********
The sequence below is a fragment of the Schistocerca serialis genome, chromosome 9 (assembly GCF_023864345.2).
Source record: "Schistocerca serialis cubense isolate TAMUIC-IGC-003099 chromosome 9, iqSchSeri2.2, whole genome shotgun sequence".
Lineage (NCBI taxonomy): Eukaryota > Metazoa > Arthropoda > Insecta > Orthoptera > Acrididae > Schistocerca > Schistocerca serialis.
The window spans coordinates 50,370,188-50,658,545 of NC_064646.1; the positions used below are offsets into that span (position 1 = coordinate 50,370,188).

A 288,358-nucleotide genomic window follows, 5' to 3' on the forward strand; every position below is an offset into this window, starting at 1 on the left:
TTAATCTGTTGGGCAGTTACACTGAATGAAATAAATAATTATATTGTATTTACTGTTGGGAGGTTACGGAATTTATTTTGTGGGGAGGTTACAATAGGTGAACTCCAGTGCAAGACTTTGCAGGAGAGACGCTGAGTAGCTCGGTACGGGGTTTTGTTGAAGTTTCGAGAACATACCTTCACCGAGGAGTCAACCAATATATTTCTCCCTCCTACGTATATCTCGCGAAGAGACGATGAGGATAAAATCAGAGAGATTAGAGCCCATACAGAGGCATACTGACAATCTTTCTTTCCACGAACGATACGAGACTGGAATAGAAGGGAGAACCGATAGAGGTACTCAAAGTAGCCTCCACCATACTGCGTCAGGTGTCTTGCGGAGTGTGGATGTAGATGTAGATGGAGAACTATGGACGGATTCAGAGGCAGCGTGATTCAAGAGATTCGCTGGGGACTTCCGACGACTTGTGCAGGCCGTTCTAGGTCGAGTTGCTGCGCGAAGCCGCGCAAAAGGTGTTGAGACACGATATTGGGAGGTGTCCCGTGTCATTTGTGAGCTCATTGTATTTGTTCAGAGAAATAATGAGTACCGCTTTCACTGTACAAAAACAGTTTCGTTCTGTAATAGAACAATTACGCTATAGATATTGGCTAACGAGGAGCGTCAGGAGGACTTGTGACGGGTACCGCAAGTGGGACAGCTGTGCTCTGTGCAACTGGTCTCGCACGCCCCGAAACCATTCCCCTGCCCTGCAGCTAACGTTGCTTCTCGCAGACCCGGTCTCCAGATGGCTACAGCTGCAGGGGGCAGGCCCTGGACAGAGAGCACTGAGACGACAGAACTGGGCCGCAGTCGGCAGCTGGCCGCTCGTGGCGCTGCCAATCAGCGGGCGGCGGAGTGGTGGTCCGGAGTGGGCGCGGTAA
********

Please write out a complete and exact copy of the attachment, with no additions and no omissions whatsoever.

The sequence below is a fragment of the Schistocerca serialis genome, chromosome 9 (assembly GCF_023864345.2).
Source record: "Schistocerca serialis cubense isolate TAMUIC-IGC-003099 chromosome 9, iqSchSeri2.2, whole genome shotgun sequence".
Lineage (NCBI taxonomy): Eukaryota > Metazoa > Arthropoda > Insecta > Orthoptera > Acrididae > Schistocerca > Schistocerca serialis.
The window spans coordinates 50,370,188-50,658,545 of NC_064646.1; the positions used below are offsets into that span (position 1 = coordinate 50,370,188).

A 288,358-nucleotide genomic window follows, 5' to 3' on the forward strand; every position below is an offset into this window, starting at 1 on the left:
TTAATCTGTTGGGCAGTTACACTGAATGAAATAAATAATTATATTGTATTTACTGTTGGGAGGTTACGGAATTTATTTTGTGGGGAGGTTACAATAGGTGAACTCCAGTGCAAGACTTTGCAGGAGAGACGCTGAGTAGCTCGGTACGGGGTTTTGTTGAAGTTTCGAGAACATACCTTCACCGAGGAGTCAACCAATATATTTCTCCCTCCTACGTATATCTCGCGAAGAGACGATGAGGATAAAATCAGAGAGATTAGAGCCCATACAGAGGCATACTGACAATCTTTCTTTCCACGAACGATACGAGACTGGAATAGAAGGGAGAACCGATAGAGGTACTCAAAGTAGCCTCCACCATACTGCGTCAGGTGTCTTGCGGAGTGTGGATGTAGATGTAGATGGAGAACTATGGACGGATTCAGAGGCAGCGTGATTCAAGAGATTCGCTGGGGACTTCCGACGACTTGTGCAGGCCGTTCTAGGTCGAGTTGCTGCGCGAAGCCGCGCAAAAGGTGTTGAGACACGATATTGGGAGGTGTCCCGTGTCATTTGTGAGCTCATTGTATTTGTTCAGAGAAATAATGAGTACCGCTTTCACTGTACAAAAACAGTTTCGTTCTGTAATAGAACAATTACGCTATAGATATTGGCTAACGAGGAGCGTCAGGAGGACTTGTGACGGGTACCGCAAGTGGGACAGCTGTGCTCTGTGCAACTGGTCTCGCACGCCCCGAAACCATTCCCCTGCCCTGCAGCTAACGTTGCTTCTCGCAGACCCGGTCTCCAGATGGCTACAGCTGCAGGGGGCAGGCCCTGGACAGAGAGCACTGAGACGACAGAACTGGGCCGCAGTCGGCAGCTGGCCGCTCGTGGCGCTGCCAATCAGCGGGCGGCGGAGTGGTGGTCCGGAGTGGGCGCGGTAA